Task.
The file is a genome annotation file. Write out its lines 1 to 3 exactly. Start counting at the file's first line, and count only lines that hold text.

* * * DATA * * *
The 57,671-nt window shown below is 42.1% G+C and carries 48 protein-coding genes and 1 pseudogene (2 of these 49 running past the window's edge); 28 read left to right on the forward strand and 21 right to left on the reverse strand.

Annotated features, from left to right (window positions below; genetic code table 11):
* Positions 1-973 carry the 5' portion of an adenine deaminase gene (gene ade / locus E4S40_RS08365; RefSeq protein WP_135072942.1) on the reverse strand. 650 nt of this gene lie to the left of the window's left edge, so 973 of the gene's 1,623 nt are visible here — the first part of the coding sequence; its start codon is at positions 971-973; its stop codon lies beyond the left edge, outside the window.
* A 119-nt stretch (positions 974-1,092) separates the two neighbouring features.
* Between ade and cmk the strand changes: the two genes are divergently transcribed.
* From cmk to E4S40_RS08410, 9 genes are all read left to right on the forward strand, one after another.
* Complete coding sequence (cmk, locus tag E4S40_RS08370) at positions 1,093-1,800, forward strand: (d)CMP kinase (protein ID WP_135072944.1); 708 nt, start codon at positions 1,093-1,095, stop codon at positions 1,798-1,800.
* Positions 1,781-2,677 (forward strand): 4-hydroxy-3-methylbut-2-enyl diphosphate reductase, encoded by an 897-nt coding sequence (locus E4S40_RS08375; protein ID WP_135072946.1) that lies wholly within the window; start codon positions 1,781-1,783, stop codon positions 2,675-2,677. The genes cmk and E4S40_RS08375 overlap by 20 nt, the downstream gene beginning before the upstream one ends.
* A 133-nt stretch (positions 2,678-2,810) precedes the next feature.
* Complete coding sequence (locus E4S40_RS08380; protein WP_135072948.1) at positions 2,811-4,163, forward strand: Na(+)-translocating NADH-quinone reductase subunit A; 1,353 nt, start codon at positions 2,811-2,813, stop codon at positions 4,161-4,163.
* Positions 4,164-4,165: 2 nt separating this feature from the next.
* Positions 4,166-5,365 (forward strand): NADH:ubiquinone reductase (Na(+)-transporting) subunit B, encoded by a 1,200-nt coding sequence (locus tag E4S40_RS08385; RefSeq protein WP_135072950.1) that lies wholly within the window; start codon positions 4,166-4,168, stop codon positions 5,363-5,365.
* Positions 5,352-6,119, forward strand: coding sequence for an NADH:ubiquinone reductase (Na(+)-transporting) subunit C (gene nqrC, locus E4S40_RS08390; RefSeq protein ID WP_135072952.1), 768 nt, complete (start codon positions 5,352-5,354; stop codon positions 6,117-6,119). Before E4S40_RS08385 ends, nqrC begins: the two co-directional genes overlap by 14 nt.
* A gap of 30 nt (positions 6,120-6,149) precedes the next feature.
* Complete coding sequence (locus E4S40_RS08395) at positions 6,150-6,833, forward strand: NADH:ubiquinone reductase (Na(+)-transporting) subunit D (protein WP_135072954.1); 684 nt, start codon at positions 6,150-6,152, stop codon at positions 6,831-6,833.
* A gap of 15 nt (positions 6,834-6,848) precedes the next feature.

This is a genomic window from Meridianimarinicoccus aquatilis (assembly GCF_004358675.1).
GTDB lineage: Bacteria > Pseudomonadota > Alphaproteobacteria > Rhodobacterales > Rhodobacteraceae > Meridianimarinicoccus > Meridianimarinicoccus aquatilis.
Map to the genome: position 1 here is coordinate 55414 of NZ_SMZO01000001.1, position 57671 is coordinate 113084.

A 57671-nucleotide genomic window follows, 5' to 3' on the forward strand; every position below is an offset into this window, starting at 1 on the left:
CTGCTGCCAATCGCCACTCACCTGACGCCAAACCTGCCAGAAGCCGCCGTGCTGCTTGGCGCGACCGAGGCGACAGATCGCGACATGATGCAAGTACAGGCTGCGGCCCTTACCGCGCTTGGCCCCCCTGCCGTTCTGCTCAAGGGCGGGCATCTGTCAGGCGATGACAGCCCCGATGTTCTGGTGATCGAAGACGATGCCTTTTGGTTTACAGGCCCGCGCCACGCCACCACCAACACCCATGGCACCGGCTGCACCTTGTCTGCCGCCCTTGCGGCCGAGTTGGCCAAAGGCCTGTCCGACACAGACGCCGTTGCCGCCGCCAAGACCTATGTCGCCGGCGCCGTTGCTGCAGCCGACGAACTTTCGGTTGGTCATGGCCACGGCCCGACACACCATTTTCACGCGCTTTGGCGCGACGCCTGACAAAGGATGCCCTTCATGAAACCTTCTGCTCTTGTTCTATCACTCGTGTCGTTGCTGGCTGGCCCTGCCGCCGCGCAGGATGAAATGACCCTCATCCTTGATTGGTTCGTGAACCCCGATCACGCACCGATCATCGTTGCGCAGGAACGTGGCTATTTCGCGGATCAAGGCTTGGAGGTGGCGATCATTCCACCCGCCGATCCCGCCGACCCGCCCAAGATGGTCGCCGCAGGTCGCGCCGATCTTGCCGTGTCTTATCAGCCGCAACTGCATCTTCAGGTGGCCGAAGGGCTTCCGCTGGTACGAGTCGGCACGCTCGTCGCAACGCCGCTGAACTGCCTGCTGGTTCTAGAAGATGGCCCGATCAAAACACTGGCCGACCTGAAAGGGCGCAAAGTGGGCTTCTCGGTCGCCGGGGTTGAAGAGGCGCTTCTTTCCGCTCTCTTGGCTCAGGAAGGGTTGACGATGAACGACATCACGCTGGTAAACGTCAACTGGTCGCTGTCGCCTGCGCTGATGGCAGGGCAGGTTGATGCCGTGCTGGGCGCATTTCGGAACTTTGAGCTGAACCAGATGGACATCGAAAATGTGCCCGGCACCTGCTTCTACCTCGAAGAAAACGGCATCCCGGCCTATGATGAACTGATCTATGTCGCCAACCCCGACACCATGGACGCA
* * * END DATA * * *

The 57,671-nt window shown below is 42.1% G+C and carries 48 protein-coding genes and 1 pseudogene (2 of these 49 running past the window's edge); 28 read left to right on the forward strand and 21 right to left on the reverse strand.

Annotated features, from left to right (window positions below; genetic code table 11):
* Positions 1-973 carry the 5' portion of an adenine deaminase gene (gene ade / locus E4S40_RS08365; RefSeq protein WP_135072942.1) on the reverse strand. 650 nt of this gene lie to the left of the window's left edge, so 973 of the gene's 1,623 nt are visible here — the first part of the coding sequence; its start codon is at positions 971-973; its stop codon lies beyond the left edge, outside the window.